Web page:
There are an abundance of reasons to put “see Moneyball” on your weekend to-do list: First film since Capote from director Bennett Miller; Aaron Sorkin and Steven Zaillan adapting a Michael Lewis book; Philip Seymour Hoffman, Robin Wright, and Chris Pratt (aka Andy Dwyer) in supporting roles; the baby blues of one William Bradley Pitt. And then there is our old friend Jonah Hill, who has taken the opportunity here to make the leap we’ve come to expect from any comedic performer of note: the transition to “serious acting.”
Now from the looks of the trailer, it doesn’t appear that Hill is exactly doing Hamlet — Moneyball is a fast, witty, seriocomic drama, allowing Hill some comedic opportunities within a larger and more serious context. That is one way to go; there are others. After the jump, join us for a look at the strategies that Hill’s predecessors adopted in making their move towards drama, and how they fared.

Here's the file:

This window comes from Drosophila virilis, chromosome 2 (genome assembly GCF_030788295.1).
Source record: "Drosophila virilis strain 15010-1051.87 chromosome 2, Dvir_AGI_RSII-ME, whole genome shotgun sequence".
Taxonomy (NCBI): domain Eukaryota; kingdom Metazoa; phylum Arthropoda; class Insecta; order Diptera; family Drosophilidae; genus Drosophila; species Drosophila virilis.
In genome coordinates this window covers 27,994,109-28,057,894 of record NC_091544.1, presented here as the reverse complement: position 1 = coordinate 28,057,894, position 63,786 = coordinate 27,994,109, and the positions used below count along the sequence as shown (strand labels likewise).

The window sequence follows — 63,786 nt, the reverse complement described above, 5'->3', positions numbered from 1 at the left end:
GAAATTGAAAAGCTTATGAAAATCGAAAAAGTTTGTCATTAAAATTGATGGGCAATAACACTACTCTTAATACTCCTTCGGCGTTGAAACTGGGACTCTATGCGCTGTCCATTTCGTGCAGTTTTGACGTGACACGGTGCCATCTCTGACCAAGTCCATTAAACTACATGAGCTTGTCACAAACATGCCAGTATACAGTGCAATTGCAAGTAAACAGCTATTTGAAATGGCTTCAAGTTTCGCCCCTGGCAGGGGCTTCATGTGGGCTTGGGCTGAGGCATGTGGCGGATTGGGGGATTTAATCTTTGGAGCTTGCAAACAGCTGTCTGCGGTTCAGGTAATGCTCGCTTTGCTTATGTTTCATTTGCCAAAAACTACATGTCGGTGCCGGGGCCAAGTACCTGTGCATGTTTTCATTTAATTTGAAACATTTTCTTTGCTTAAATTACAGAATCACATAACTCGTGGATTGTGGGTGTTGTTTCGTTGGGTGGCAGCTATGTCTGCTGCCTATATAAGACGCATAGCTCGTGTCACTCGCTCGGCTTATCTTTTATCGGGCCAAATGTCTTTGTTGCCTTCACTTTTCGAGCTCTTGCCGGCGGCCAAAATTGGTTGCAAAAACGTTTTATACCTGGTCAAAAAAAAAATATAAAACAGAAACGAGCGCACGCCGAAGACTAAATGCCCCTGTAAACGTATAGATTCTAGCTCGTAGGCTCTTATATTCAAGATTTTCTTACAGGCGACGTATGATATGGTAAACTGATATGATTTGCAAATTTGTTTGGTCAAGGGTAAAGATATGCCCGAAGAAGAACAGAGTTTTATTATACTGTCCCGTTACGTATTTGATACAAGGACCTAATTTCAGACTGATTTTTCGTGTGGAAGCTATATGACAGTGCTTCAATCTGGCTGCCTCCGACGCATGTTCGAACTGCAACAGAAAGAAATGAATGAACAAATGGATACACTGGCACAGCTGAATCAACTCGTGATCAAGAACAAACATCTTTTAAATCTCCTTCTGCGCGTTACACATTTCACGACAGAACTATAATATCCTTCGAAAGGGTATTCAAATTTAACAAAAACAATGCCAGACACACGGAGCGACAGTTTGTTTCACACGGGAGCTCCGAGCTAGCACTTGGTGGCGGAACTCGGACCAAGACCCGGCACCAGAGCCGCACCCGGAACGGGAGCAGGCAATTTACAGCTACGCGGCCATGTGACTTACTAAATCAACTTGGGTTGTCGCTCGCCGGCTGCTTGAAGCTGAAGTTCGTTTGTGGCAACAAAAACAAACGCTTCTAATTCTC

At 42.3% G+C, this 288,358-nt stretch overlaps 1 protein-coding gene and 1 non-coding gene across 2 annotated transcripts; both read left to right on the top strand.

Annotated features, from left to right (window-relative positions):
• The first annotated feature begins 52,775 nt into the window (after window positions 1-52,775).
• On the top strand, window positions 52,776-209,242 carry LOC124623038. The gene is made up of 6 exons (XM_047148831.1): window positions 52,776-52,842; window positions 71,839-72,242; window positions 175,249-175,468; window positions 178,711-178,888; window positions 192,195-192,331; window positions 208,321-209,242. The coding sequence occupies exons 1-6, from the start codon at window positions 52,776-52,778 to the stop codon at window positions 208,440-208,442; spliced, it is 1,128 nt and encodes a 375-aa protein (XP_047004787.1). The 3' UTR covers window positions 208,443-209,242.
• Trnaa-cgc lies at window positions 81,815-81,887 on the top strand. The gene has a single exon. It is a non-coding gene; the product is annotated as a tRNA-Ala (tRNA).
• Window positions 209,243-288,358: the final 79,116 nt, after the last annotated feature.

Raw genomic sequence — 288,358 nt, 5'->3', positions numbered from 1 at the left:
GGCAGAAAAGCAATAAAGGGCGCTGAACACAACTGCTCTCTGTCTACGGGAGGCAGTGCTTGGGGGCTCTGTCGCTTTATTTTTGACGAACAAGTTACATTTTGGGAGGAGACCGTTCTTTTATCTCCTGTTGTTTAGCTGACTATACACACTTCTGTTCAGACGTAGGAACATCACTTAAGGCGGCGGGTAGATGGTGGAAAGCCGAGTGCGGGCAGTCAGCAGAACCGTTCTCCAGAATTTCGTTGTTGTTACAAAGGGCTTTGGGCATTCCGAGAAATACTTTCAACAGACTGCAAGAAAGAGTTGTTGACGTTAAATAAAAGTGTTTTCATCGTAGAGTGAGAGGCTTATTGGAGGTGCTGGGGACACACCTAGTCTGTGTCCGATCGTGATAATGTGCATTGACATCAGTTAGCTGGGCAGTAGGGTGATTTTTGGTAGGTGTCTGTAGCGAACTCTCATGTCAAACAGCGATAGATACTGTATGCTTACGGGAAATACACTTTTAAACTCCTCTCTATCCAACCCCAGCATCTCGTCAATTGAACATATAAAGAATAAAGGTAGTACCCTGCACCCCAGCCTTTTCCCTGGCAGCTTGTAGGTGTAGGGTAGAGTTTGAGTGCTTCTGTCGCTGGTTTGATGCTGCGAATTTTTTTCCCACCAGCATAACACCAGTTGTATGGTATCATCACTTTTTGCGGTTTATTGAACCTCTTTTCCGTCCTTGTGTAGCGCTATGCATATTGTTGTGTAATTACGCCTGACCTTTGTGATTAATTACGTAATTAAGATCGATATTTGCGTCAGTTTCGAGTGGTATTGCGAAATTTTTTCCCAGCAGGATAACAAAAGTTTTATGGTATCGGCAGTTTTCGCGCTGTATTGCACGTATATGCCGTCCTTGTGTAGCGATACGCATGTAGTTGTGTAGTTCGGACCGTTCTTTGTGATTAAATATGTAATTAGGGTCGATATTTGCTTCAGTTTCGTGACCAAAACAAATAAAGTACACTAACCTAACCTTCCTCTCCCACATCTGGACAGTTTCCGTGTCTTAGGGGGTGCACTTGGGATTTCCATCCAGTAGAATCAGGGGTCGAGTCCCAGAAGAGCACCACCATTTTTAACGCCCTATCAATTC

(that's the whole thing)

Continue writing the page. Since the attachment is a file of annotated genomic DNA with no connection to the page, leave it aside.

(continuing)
Murray used his participation in Ghostbusters as a bargaining chip to get Columbia Pictures to finance his dream project, an adaptation of W. Somerset Maugham’s 1944 novel (previously filmed in 1946, with Tyrone Power in the lead). Though Murray interjected some of his dry wit into the script (which he co-wrote with director John Byrum), he mostly played the role absolutely straight-faced—to its detriment. “Murray,” wrote Roger Ebert, “who is usually such a superb actor, has taken the wrong path in this performance, giving us moments when everybody in the film and in the audience is moved, except Murray. There are times when he seems downright obstinate in his performance, giving us a ramrod posture, a poker face, and eyes that will not let us inside. Perhaps, in his desire to make a break with the comic roles we know him for, he was overreacting.”
Robin Williams — who had done dramatic work at Julliard and appeared in the mostly-serious The World According to Garp — took a similarly solemn approach to his first full-on dramatic role, playing salesman Tommy Wilhelm in a made-for-PBS adaptation of Saul Bellow’s Seize the Day (a phrase associated with a later, better-known Williams film). He fared better than Murray; “Williams throws himself entirely into his character,” wrote Variety, “and his desperation is palpable.”